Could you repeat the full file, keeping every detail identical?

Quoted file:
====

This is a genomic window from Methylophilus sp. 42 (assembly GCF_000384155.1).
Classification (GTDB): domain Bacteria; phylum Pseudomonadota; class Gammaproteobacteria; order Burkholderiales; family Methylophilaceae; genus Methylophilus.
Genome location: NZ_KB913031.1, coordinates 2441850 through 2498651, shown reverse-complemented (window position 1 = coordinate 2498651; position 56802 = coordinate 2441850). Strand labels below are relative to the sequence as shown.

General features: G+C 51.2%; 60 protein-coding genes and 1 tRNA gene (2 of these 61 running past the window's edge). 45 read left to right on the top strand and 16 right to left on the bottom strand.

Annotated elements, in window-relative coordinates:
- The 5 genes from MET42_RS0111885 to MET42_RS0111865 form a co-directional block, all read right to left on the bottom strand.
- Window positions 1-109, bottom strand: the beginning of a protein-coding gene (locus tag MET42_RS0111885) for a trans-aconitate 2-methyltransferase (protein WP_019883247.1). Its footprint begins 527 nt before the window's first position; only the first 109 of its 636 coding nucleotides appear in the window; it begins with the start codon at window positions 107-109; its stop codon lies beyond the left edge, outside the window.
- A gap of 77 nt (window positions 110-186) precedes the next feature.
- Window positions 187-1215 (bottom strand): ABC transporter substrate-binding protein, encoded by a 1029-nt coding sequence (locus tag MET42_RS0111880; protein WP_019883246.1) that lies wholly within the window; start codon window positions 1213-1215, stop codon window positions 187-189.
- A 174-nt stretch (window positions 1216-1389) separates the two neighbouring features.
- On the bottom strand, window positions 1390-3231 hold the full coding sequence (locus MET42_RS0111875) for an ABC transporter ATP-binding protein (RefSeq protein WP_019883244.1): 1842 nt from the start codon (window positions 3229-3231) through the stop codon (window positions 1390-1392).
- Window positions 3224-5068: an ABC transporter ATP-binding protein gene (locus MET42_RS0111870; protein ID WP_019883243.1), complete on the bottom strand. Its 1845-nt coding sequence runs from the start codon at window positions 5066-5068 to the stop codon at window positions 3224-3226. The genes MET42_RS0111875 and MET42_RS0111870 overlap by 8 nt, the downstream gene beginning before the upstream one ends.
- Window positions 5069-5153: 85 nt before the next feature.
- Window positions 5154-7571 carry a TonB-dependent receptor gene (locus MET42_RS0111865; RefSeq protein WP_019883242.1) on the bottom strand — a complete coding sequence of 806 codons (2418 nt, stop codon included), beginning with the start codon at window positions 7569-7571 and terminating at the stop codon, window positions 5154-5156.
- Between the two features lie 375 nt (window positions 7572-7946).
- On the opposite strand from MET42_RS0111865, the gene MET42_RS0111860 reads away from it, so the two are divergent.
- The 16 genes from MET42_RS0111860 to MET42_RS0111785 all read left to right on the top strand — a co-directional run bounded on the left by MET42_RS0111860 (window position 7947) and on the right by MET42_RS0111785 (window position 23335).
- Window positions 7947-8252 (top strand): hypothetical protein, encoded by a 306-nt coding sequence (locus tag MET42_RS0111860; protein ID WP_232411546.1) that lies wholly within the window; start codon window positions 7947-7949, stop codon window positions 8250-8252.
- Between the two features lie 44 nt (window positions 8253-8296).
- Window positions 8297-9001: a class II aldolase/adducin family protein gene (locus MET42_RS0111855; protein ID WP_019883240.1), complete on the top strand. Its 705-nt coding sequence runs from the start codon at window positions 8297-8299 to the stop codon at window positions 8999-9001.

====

This is a genomic window from Methylophilus sp. 42 (assembly GCF_000384155.1).
Classification (GTDB): domain Bacteria; phylum Pseudomonadota; class Gammaproteobacteria; order Burkholderiales; family Methylophilaceae; genus Methylophilus.
Genome location: NZ_KB913031.1, coordinates 2441850 through 2498651, shown reverse-complemented (window position 1 = coordinate 2498651; position 56802 = coordinate 2441850). Strand labels below are relative to the sequence as shown.

General features: G+C 51.2%; 60 protein-coding genes and 1 tRNA gene (2 of these 61 running past the window's edge). 45 read left to right on the top strand and 16 right to left on the bottom strand.

Annotated elements, in window-relative coordinates:
- The 5 genes from MET42_RS0111885 to MET42_RS0111865 form a co-directional block, all read right to left on the bottom strand.
- Window positions 1-109, bottom strand: the beginning of a protein-coding gene (locus tag MET42_RS0111885) for a trans-aconitate 2-methyltransferase (protein WP_019883247.1). Its footprint begins 527 nt before the window's first position; only the first 109 of its 636 coding nucleotides appear in the window; it begins with the start codon at window positions 107-109; its stop codon lies beyond the left edge, outside the window.
- A gap of 77 nt (window positions 110-186) precedes the next feature.
- Window positions 187-1215 (bottom strand): ABC transporter substrate-binding protein, encoded by a 1029-nt coding sequence (locus tag MET42_RS0111880; protein WP_019883246.1) that lies wholly within the window; start codon window positions 1213-1215, stop codon window positions 187-189.
- A 174-nt stretch (window positions 1216-1389) separates the two neighbouring features.
- On the bottom strand, window positions 1390-3231 hold the full coding sequence (locus MET42_RS0111875) for an ABC transporter ATP-binding protein (RefSeq protein WP_019883244.1): 1842 nt from the start codon (window positions 3229-3231) through the stop codon (window positions 1390-1392).
- Window positions 3224-5068: an ABC transporter ATP-binding protein gene (locus MET42_RS0111870; protein ID WP_019883243.1), complete on the bottom strand. Its 1845-nt coding sequence runs from the start codon at window positions 5066-5068 to the stop codon at window positions 3224-3226. The genes MET42_RS0111875 and MET42_RS0111870 overlap by 8 nt, the downstream gene beginning before the upstream one ends.
- Window positions 5069-5153: 85 nt before the next feature.
- Window positions 5154-7571 carry a TonB-dependent receptor gene (locus MET42_RS0111865; RefSeq protein WP_019883242.1) on the bottom strand — a complete coding sequence of 806 codons (2418 nt, stop codon included), beginning with the start codon at window positions 7569-7571 and terminating at the stop codon, window positions 5154-5156.
- Between the two features lie 375 nt (window positions 7572-7946).
- On the opposite strand from MET42_RS0111865, the gene MET42_RS0111860 reads away from it, so the two are divergent.
- The 16 genes from MET42_RS0111860 to MET42_RS0111785 all read left to right on the top strand — a co-directional run bounded on the left by MET42_RS0111860 (window position 7947) and on the right by MET42_RS0111785 (window position 23335).
- Window positions 7947-8252 (top strand): hypothetical protein, encoded by a 306-nt coding sequence (locus tag MET42_RS0111860; protein ID WP_232411546.1) that lies wholly within the window; start codon window positions 7947-7949, stop codon window positions 8250-8252.
- Between the two features lie 44 nt (window positions 8253-8296).
- Window positions 8297-9001: a class II aldolase/adducin family protein gene (locus MET42_RS0111855; protein ID WP_019883240.1), complete on the top strand. Its 705-nt coding sequence runs from the start codon at window positions 8297-8299 to the stop codon at window positions 8999-9001.